Women’s Leadership at Yale
5 min read.
As part of Core Learning‘s bursary programme, I was lucky enough to attend the Women’s Leadership Program at Yale University, Connecticut in June. It is one of the most inspiring programs I have ever attended. I choose this course for a variety of reasons, but mostly because I believed it would help me tackle some of the unique challenges women face in the workplace.
Although women make up 53% of the marketing industry, they only represent 38% of CEO/MD/Board Directors. Representation is slowly getting better, with Core leading the charge. However, I began to ask why have many of the women that influenced me greatly, at the early days of my career, not made it to senior management level.
Research shows that companies with gender diversity at a senior level benefit significantly and release better financial performance. Further to that women disrupt groupthink, improve communications dynamics, and reinvigorate companies in ways that make them more competitive.
While it is clear that women aren’t promoted in the same numbers as men, the root problem isn’t the promotion pipeline. The problem is attrition. In reality, the expectations both in and outside of the workplace for women are different, and as a result, women are overwhelmed and overworked.
When it comes to the workplace, social scientists have calculated that a woman must be two and a half times more competent than a man to be viewed as his equal. In addition to this burden, further research shows that women in business are presumed to be incompetent until they prove themselves, while men are presumed to be competent.
Unfortunately, it isn’t just men who make these assumptions; women are just as likely to show less respect toward other women. Even Googles own search algorithm shows a disturbing prejudice when you type in ‘Managing Director’ – almost all men, or ‘Nurse’ almost all women.
Let us not forget the pressures on working mothers who are twice as likely as their male counterparts to run the household, three times more likely to manage their childrens’ schedules, and eight times more likely to require time off to care for a sick child.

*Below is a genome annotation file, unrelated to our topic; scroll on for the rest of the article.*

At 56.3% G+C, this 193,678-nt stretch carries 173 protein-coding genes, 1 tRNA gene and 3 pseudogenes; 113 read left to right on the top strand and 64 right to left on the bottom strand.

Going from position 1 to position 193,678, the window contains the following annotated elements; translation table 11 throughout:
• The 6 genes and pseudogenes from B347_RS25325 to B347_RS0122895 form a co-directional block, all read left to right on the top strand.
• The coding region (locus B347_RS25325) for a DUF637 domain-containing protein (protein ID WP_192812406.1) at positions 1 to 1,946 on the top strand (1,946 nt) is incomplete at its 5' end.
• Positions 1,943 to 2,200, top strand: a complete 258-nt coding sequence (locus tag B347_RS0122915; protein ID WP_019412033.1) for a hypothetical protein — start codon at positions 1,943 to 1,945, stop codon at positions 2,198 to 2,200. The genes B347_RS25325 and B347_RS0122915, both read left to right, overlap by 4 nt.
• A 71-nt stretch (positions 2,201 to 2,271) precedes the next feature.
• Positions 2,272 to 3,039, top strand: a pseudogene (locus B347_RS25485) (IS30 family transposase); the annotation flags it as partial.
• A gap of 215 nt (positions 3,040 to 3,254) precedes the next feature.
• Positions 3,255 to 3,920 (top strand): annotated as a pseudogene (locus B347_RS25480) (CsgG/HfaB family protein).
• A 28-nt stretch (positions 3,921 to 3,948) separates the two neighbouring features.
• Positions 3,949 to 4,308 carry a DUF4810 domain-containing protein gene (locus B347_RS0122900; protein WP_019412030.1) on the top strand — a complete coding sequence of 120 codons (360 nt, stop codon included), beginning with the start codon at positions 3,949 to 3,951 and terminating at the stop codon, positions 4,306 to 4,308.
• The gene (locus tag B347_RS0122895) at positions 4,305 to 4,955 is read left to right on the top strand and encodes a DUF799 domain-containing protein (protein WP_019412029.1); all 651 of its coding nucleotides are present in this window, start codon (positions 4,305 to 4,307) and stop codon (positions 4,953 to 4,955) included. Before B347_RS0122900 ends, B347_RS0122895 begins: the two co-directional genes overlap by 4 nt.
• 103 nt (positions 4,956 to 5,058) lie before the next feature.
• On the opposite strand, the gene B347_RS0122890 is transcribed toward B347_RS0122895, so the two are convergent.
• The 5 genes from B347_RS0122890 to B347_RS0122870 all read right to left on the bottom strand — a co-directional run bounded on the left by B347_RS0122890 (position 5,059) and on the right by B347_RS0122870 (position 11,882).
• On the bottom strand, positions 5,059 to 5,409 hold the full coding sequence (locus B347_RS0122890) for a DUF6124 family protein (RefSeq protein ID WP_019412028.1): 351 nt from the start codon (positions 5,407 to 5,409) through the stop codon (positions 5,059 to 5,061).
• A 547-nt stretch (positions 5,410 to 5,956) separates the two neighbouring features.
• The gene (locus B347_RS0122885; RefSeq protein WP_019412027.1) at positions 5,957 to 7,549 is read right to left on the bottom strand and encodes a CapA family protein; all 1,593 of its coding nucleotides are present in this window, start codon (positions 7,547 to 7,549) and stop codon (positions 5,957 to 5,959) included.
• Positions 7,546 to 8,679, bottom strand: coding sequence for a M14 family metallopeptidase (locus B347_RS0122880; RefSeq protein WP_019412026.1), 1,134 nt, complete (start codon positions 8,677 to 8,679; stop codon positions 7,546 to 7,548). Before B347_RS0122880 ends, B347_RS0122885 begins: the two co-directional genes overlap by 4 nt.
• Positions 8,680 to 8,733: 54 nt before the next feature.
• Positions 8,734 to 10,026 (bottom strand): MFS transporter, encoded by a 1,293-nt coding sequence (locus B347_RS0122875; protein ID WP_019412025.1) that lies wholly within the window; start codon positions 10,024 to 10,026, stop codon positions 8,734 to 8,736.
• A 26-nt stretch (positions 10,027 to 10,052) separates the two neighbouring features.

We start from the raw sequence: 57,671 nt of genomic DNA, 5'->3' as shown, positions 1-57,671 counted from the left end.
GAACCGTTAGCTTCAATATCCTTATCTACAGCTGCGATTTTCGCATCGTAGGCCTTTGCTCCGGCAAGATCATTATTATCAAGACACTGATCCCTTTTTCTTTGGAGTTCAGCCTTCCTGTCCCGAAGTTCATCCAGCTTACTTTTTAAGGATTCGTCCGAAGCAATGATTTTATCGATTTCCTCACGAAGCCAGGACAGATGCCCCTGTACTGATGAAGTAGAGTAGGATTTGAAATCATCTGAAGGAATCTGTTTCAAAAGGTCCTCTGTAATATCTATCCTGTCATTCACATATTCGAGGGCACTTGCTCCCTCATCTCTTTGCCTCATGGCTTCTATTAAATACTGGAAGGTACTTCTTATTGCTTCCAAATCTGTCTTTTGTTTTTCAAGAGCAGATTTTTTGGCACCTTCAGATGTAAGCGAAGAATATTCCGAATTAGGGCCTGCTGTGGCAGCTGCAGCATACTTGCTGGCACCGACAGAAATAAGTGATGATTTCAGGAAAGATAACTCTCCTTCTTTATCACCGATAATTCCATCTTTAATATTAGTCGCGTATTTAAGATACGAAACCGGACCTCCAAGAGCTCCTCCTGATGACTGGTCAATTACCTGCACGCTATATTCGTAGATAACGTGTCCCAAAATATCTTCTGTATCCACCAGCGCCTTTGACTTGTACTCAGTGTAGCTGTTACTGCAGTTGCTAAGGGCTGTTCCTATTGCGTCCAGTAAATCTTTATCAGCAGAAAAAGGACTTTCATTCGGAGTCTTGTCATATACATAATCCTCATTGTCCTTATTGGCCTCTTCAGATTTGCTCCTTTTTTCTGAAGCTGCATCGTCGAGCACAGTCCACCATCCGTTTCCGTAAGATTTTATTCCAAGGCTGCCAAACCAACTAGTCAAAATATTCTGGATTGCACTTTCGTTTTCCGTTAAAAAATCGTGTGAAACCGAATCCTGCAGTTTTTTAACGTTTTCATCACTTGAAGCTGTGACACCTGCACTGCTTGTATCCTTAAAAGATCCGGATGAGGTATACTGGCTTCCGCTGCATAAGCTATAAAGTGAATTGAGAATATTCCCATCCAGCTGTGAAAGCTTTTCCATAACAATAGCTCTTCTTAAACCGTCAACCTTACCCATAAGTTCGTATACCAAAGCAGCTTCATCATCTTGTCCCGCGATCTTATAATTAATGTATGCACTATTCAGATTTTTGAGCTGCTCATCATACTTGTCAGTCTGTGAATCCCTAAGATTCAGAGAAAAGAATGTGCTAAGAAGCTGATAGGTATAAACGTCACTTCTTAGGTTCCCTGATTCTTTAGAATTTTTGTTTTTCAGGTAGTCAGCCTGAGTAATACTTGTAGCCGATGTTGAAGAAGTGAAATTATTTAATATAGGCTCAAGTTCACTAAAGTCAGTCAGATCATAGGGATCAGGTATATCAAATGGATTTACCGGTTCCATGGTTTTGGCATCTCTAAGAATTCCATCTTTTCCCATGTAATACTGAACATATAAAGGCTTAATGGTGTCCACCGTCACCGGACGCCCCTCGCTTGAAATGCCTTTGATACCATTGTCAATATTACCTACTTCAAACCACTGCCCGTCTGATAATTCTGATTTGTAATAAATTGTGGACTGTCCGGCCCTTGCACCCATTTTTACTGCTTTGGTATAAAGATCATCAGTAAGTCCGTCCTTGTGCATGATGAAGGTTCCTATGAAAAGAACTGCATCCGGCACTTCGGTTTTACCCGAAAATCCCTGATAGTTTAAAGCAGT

I’m exhausted just thinking about it! However, as a director of one of the Media Teams in Core, we are building a competitive advantage by developing women at critical transition points. If we don’t, we will continue to have a leaky pipeline of female leaders in our industry.
So what’s my advice? To anyone in the early years of any professional career, it is important to grow technical skills and industry expertise. These hard skills are what make our CVs stand out, but ultimately, they’re only one part of the equation. However, as we grow in our role, according to Harvard Business Review, emotional intelligence (EQ) is “the key attribute that distinguishes outstanding performers,” and is the leading differentiator between employees whose IQ and technical skills are approximately the same.
It has been proven that women add unique value and perspective particularly in the area of EQ, but this is a key skill everyone should try to develop.
Whether remaining calm during times of turbulence, inspiring and building team consensus, or serving as an empathetic mentor and coach to nurture the next generation of marketing practitioners, team leaders who tap into their social and emotional intelligence competencies make for highly effective managers. An emotionally intelligent compassionate workplace is a more productive workplace with greater employee engagement, loyalty, and productivity.
No matter what level you are currently at, a critical step for career planning is to be reflective – soliciting feedback from colleagues and even family and friends – to create a career development plans based on your strengths.
Once you discover who you are at the top of your game, you can use your strengths to develop the positions you choose to play — both now and in the next phase of your career.